Shakespeare (Droeshout engraving image PD)
Some of you may have seen the film Shakespeare in Love, starring Joseph Fiennes and Gwyneth Paltrow. In one of the early scenes we see William Shakespeare, the great English playwright and poet, practising his signature in different styles and then throwing them away. This makes jest of just one of the problems associated with Shakespeare. What did his handwriting and signature look like?
At present there are 6 known signatures of Shakespeare. There are scores of forgeries and many unrecognised claims for examples of his handwriting. There has been considerable research, debate and speculation by scholars, and some have even suggested that some of the 6 signatures are those of law clerks.
Scholars have trawled court, parish, church records, and private collections of books and manuscripts, and have detailed every occurrence of Shakespeare's name, and where possible, tried to identify his signature. What they have found is an astonishing number of variations as to how his first and last name were spelt in documents ranging from a birth register to a list of tax-defaulters. These are just a few examples: Willielmum Shakespeare, William Shakspere, Wm. Shackespere, Wm. Shackespere, and Wyllyam Shaxspere.
Most scholars agree that in Elizabethan England there was no standardisation for spelling, and these differences are acceptable and do refer to the same person. Also on many legal documents, names were shortened. The 6 known signatures also have variations, not only in spelling, but also in style, and they have created much discussion among scholars. So where are these 6 signatures to be found?
Belott v. Mountjoy was a lawsuit heard at the Court of Requests in Westminster, London in May 1612. Shakespeare was called as a witness and his signature appears on a deposition. This signature was discovered by Charles William Wallace, an American scholar and researcher, while he was researching the history of the English theatre.
The National Archives - REQ 4/1/4/1
Dated 10/11 March 1613, this was a deed setting the terms of a mortgage within the precincts of the Blackfriars, London. It is signed in two places by Shakespeare. One on the conveyance, the other on the mortgage.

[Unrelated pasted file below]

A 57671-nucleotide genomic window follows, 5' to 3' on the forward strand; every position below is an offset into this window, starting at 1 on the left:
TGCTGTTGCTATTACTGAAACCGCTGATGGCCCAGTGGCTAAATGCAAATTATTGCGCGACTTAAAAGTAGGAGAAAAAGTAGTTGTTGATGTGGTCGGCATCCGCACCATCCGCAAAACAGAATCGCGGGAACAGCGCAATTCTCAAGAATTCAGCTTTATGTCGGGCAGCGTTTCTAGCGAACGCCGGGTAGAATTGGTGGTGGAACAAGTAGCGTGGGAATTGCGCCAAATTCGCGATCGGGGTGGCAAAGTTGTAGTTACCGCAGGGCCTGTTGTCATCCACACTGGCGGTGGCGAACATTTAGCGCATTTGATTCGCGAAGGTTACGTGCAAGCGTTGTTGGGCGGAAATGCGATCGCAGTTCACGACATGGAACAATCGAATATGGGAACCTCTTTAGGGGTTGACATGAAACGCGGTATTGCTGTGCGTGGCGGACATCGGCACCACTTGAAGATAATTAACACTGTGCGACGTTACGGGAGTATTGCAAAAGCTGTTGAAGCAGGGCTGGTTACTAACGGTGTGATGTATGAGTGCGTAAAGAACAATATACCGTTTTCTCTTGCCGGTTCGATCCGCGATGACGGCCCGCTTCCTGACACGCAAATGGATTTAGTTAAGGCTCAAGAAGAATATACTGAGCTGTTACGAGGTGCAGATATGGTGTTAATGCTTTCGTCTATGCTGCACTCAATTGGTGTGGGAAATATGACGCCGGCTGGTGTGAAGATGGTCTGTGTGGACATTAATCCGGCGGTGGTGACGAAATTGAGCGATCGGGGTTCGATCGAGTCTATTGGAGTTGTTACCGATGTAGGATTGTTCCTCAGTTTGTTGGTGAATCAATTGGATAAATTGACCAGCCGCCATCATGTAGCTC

Document in two separate locations: Guildhall Library, Ms 03738, and British Library, Eg. MS. 1787. BL Image
William Shakespeare's Will made on the 25 March 1616, and proved on 22 June 1616. This copy was filed in the records of the Prerogative Court of Canterbury and is now in the care of the National Archives.
His signature appears three of the pages. You can download a free copy of the 4 page Will from The National Archives.
Scholars may have been searching for centuries, but there are still many archives which have not been yet fully catalogued and researched, perhaps a Shakespearean document still lies hidden, awaiting discovery.
Essex Standard Newspaper
Newspaper archives are now a very important source of information for researching your family tree.
Try our example search to help you discover if your ancestors are in the British Newspaper Archive.
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Until midnight 27th November Ancestry are offering their DNA Kits for only £49. You can buy the kit as a present for a member of your family and have it delivered to their door.
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Ebay is a good source of old images of Essex towns and villages. If you're looking for pictures to add to your family tree album, then try one of the auctions, or there are several 'Buy It Now' shops offering postcards which have been touched up and improved - so if you're unsure about bidding, try these. Link already formatted for Essex Postcards. Browse through or type the name of the location in the Ebay search box.